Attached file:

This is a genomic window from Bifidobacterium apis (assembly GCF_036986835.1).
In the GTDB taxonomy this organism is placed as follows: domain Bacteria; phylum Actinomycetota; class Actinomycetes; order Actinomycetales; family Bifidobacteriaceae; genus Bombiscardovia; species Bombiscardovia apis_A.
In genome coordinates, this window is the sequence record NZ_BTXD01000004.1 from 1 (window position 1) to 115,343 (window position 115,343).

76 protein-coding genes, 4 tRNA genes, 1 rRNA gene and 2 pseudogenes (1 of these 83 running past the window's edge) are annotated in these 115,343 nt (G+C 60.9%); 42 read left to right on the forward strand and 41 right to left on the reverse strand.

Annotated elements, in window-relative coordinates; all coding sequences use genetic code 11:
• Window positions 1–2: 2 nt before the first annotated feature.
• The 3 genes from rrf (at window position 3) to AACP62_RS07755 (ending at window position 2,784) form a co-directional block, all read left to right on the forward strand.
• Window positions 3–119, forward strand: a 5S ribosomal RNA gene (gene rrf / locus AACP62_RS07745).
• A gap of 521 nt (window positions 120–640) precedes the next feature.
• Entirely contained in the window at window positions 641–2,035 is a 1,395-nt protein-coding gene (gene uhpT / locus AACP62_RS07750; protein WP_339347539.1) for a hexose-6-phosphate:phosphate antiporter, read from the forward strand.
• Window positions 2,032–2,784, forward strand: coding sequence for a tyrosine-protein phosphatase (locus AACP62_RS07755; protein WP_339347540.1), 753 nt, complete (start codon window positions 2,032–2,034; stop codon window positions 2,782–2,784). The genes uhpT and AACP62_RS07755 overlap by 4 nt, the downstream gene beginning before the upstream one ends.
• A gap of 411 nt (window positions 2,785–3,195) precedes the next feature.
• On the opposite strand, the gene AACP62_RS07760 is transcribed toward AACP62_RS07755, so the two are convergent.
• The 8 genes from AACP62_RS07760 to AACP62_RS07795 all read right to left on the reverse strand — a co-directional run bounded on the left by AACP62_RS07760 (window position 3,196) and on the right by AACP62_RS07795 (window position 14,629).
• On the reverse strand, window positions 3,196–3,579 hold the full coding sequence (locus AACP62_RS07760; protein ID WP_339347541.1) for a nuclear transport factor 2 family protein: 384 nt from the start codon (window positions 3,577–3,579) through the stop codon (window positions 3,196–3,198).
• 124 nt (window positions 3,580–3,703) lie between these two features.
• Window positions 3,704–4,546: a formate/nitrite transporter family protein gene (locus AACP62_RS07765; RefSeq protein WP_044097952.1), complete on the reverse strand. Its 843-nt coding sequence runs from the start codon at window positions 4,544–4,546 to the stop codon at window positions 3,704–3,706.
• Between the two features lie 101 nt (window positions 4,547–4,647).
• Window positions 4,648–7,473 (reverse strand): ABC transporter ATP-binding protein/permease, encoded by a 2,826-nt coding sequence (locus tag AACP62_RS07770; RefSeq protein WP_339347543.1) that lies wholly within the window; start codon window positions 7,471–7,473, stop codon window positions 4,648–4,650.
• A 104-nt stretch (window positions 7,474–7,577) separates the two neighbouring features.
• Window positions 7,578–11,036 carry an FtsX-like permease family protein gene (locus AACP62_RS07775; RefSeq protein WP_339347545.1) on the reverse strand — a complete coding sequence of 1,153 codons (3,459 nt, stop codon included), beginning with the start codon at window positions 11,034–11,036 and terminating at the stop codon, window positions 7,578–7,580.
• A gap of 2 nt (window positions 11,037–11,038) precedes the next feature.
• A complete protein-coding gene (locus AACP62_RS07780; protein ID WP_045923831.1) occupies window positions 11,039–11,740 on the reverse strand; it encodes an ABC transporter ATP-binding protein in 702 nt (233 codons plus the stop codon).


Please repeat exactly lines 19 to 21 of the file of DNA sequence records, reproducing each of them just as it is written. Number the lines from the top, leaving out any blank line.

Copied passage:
• Window positions 4,648–7,473 (reverse strand): ABC transporter ATP-binding protein/permease, encoded by a 2,826-nt coding sequence (locus tag AACP62_RS07770; RefSeq protein WP_339347543.1) that lies wholly within the window; start codon window positions 7,471–7,473, stop codon window positions 4,648–4,650.
• A 104-nt stretch (window positions 7,474–7,577) separates the two neighbouring features.
• Window positions 7,578–11,036 carry an FtsX-like permease family protein gene (locus AACP62_RS07775; RefSeq protein WP_339347545.1) on the reverse strand — a complete coding sequence of 1,153 codons (3,459 nt, stop codon included), beginning with the start codon at window positions 11,034–11,036 and terminating at the stop codon, window positions 7,578–7,580.